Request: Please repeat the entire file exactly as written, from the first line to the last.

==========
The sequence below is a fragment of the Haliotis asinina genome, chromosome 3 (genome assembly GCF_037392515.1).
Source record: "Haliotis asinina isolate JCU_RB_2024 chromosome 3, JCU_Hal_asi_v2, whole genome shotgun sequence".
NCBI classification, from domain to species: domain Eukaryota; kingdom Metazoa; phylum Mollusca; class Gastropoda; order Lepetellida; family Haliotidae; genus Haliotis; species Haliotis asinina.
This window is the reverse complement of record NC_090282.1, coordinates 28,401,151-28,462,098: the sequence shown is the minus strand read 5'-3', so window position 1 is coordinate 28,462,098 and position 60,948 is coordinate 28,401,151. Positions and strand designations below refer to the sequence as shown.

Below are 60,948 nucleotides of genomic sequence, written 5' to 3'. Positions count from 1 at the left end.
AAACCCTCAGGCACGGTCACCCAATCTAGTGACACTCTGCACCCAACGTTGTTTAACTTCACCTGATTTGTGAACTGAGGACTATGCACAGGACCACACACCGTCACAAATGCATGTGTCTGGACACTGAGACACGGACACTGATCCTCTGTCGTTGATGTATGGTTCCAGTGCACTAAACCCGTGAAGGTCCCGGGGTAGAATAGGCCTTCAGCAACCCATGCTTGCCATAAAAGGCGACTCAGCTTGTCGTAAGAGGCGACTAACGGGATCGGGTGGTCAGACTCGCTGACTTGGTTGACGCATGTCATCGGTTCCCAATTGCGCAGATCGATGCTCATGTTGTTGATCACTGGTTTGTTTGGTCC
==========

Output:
The sequence below is a fragment of the Haliotis asinina genome, chromosome 3 (genome assembly GCF_037392515.1).
Source record: "Haliotis asinina isolate JCU_RB_2024 chromosome 3, JCU_Hal_asi_v2, whole genome shotgun sequence".
NCBI classification, from domain to species: domain Eukaryota; kingdom Metazoa; phylum Mollusca; class Gastropoda; order Lepetellida; family Haliotidae; genus Haliotis; species Haliotis asinina.
This window is the reverse complement of record NC_090282.1, coordinates 28,401,151-28,462,098: the sequence shown is the minus strand read 5'-3', so window position 1 is coordinate 28,462,098 and position 60,948 is coordinate 28,401,151. Positions and strand designations below refer to the sequence as shown.

Below are 60,948 nucleotides of genomic sequence, written 5' to 3'. Positions count from 1 at the left end.
AAACCCTCAGGCACGGTCACCCAATCTAGTGACACTCTGCACCCAACGTTGTTTAACTTCACCTGATTTGTGAACTGAGGACTATGCACAGGACCACACACCGTCACAAATGCATGTGTCTGGACACTGAGACACGGACACTGATCCTCTGTCGTTGATGTATGGTTCCAGTGCACTAAACCCGTGAAGGTCCCGGGGTAGAATAGGCCTTCAGCAACCCATGCTTGCCATAAAAGGCGACTCAGCTTGTCGTAAGAGGCGACTAACGGGATCGGGTGGTCAGACTCGCTGACTTGGTTGACGCATGTCATCGGTTCCCAATTGCGCAGATCGATGCTCATGTTGTTGATCACTGGTTTGTTTGGTCC